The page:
g. Antivirus software itself is currently being attacked more and more, because it has by definition high permissions on the system and is often inadequately protected against hacking. This makes AV software an ideal target for hackers.

See this article about a research from 2014. The presentation slides of the complete research can be found here. Link dead? Then get a copy of the presentation slides from my own Google Drive.

h. The claim of antivirus companies that their products offer some protection against "zero day" attacks is misleading: the antivirus software itself is just as vulnerable for zero day attacks as the software it claims to protect.

i. There are currently no known active Linux viruses.

In short: antivirus in Linux is not only superfluous, but even harmful, because it induces people to dangerous behaviour and because it's often vulnerable itself.

Misconception: protection of Windows users

4. Occasionally somebody proclaims the following misconception: "I use antivirus in Linux, so that I can't accidentally pass on a Windows virus to a Windows user. For example by e-mail attachments".

This is a misconception because of the following reasons:

a. One of the advantages of running Linux is not having to weigh down your system with antivirus, nor having to import the security problems that antivirus creates. It would be rather counterproductive to move to a virus-free operating system, if we end up running all of the antivirus crud anyway...

And it adds insult to injury, to do so for the sake of an operating system whose owner actually chooses to let it be security-deficient.

If a Windows user can't be bothered to guard his own system against threats that are the result of shortcomings in his own operating system, then the efforts of the comparatively small base of Linux users aren't going to make a shred of difference. Such a Windows user will unavoidably get infected from somewhere else.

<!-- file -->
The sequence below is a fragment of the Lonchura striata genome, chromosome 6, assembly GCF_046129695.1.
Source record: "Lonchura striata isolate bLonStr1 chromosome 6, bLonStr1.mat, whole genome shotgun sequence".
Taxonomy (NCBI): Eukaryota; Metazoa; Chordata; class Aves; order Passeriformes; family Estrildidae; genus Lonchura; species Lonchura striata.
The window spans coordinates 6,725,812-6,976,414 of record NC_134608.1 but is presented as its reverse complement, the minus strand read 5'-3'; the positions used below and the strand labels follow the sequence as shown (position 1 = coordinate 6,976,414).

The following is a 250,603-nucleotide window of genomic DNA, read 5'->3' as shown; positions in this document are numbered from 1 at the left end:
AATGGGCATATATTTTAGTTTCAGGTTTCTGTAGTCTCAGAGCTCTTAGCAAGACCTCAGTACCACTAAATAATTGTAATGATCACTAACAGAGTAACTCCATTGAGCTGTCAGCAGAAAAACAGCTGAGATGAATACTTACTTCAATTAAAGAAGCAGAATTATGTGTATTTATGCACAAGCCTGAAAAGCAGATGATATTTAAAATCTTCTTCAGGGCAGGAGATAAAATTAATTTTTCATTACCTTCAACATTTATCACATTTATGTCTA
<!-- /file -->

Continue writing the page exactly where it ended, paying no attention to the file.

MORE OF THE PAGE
In fact, I believe that Windows has to lie in the bed it makes for itself. I'm not trying to be harsh here: it's more the principle that consequences must fall to the appropriate party, or else there is no incentive for change.

Therefore, unless a Linux user is running a public web/mail/file server (clearly not your average user), I strongly discourage the installation of antivirus, because doing so continues to silently endorse one of the worst aspects of operating system design.

In fact, you'll find that the "protection of Windows users" fallacy is sometimes used as an excuse, by people who irrationally can't believe that Linux really doesn't need antivirus for itself....

(With thanks to DuckHook from, for kindly allowing the use of this text)

b. If you want to reduce the chance of passing on a Windows virus by e-mail, than you can achieve that by sending e-mails with attachments by means of Gmail.

Then Google automatically scans the attachments for viruses, trojans and other malware. With a professional up to date virus scanner, on the servers of Gmail itself. A Gmail account is free, so you need to have no worries about costs....

When you enable POP3 support in Gmail, you can even use Thunderbird or Evolution for it.